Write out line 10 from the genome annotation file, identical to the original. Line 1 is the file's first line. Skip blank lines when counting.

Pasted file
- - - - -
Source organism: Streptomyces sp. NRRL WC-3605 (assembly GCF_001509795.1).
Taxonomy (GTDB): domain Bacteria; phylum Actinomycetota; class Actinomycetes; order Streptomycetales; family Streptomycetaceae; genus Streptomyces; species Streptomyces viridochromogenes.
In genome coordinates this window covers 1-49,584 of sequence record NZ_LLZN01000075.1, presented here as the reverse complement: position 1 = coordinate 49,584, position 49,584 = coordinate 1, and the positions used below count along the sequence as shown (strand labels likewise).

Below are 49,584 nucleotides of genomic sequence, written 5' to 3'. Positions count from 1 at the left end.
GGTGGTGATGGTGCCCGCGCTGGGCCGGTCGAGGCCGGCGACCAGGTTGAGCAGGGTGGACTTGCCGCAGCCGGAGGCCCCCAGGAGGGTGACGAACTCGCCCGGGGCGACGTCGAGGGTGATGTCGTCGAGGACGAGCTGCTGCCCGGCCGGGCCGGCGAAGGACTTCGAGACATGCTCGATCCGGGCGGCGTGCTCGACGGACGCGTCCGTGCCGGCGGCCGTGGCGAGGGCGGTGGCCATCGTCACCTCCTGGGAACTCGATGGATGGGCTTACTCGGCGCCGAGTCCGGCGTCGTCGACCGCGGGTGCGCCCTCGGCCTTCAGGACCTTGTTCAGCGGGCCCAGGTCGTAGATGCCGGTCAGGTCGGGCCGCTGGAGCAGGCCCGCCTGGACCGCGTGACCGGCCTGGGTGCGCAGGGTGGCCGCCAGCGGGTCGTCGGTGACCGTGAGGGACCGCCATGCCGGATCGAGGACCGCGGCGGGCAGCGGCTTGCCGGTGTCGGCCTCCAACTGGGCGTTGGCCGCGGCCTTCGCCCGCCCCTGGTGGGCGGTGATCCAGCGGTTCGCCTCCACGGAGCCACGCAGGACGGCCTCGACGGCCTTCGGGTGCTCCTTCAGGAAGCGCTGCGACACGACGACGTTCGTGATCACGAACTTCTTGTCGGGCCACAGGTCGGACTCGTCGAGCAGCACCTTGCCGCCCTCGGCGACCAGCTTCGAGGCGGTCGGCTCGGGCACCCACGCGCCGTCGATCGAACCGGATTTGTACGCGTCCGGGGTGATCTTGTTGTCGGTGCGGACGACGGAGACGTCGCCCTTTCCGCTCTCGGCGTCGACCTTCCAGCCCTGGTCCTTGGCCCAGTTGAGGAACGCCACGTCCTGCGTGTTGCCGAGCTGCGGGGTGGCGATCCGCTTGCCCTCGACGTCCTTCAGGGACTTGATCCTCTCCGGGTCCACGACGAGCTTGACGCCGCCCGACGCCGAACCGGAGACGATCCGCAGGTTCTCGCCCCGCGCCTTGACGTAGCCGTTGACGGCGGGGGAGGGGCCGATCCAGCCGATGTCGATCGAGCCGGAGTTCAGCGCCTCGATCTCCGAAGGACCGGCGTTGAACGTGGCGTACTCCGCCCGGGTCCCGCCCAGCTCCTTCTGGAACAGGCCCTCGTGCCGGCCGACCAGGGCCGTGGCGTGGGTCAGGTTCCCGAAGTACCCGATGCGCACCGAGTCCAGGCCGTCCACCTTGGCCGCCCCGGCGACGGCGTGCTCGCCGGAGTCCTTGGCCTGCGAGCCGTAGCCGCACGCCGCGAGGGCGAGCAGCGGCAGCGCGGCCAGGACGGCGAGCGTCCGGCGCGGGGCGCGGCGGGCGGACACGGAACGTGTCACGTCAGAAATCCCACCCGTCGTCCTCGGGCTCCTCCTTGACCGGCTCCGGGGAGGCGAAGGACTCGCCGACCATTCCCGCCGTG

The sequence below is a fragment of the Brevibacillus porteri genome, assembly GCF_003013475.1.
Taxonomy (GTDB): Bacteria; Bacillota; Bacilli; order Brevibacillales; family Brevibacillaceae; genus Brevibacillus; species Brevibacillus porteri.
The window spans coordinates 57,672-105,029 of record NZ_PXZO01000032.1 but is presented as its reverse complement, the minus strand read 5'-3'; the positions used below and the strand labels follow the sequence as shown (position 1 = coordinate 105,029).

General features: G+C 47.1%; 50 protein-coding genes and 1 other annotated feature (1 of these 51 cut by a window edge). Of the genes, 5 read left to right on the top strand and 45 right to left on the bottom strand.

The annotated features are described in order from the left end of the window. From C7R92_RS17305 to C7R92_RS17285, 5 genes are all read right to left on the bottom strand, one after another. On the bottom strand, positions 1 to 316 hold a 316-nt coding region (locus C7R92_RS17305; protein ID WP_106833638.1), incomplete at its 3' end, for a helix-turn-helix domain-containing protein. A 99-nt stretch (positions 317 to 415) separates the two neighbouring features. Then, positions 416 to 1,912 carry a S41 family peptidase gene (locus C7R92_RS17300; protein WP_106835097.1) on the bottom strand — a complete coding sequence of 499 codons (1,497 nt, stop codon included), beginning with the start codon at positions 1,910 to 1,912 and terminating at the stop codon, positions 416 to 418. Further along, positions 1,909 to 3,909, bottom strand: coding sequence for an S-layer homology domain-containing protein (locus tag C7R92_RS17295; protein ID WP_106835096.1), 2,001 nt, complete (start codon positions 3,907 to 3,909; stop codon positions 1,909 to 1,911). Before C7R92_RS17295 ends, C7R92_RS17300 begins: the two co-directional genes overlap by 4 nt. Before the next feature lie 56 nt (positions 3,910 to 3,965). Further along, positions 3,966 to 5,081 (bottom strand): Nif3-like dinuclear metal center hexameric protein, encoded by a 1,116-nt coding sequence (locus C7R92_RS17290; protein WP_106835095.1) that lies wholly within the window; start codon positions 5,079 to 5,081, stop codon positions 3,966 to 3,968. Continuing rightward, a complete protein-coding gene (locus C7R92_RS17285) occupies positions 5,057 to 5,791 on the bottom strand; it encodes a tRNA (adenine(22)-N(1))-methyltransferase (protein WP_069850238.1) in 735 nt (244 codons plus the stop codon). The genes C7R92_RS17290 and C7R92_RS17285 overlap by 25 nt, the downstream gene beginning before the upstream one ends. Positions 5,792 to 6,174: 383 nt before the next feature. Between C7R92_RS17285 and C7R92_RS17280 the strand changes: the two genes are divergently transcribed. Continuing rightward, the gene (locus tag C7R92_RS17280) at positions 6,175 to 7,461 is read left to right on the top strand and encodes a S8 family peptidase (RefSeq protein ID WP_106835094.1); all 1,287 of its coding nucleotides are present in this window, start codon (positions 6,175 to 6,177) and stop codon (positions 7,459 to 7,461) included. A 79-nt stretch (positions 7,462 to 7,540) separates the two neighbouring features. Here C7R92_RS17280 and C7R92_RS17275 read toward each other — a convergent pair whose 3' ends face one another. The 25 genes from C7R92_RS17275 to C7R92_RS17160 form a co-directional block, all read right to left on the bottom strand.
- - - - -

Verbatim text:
The annotated features are described in order from the left end of the window. From C7R92_RS17305 to C7R92_RS17285, 5 genes are all read right to left on the bottom strand, one after another. On the bottom strand, positions 1 to 316 hold a 316-nt coding region (locus C7R92_RS17305; protein ID WP_106833638.1), incomplete at its 3' end, for a helix-turn-helix domain-containing protein. A 99-nt stretch (positions 317 to 415) separates the two neighbouring features. Then, positions 416 to 1,912 carry a S41 family peptidase gene (locus C7R92_RS17300; protein WP_106835097.1) on the bottom strand — a complete coding sequence of 499 codons (1,497 nt, stop codon included), beginning with the start codon at positions 1,910 to 1,912 and terminating at the stop codon, positions 416 to 418. Further along, positions 1,909 to 3,909, bottom strand: coding sequence for an S-layer homology domain-containing protein (locus tag C7R92_RS17295; protein ID WP_106835096.1), 2,001 nt, complete (start codon positions 3,907 to 3,909; stop codon positions 1,909 to 1,911). Before C7R92_RS17295 ends, C7R92_RS17300 begins: the two co-directional genes overlap by 4 nt. Before the next feature lie 56 nt (positions 3,910 to 3,965). Further along, positions 3,966 to 5,081 (bottom strand): Nif3-like dinuclear metal center hexameric protein, encoded by a 1,116-nt coding sequence (locus C7R92_RS17290; protein WP_106835095.1) that lies wholly within the window; start codon positions 5,079 to 5,081, stop codon positions 3,966 to 3,968. Continuing rightward, a complete protein-coding gene (locus C7R92_RS17285) occupies positions 5,057 to 5,791 on the bottom strand; it encodes a tRNA (adenine(22)-N(1))-methyltransferase (protein WP_069850238.1) in 735 nt (244 codons plus the stop codon). The genes C7R92_RS17290 and C7R92_RS17285 overlap by 25 nt, the downstream gene beginning before the upstream one ends. Positions 5,792 to 6,174: 383 nt before the next feature. Between C7R92_RS17285 and C7R92_RS17280 the strand changes: the two genes are divergently transcribed. Continuing rightward, the gene (locus tag C7R92_RS17280) at positions 6,175 to 7,461 is read left to right on the top strand and encodes a S8 family peptidase (RefSeq protein ID WP_106835094.1); all 1,287 of its coding nucleotides are present in this window, start codon (positions 6,175 to 6,177) and stop codon (positions 7,459 to 7,461) included. A 79-nt stretch (positions 7,462 to 7,540) separates the two neighbouring features. Here C7R92_RS17280 and C7R92_RS17275 read toward each other — a convergent pair whose 3' ends face one another. The 25 genes from C7R92_RS17275 to C7R92_RS17160 form a co-directional block, all read right to left on the bottom strand.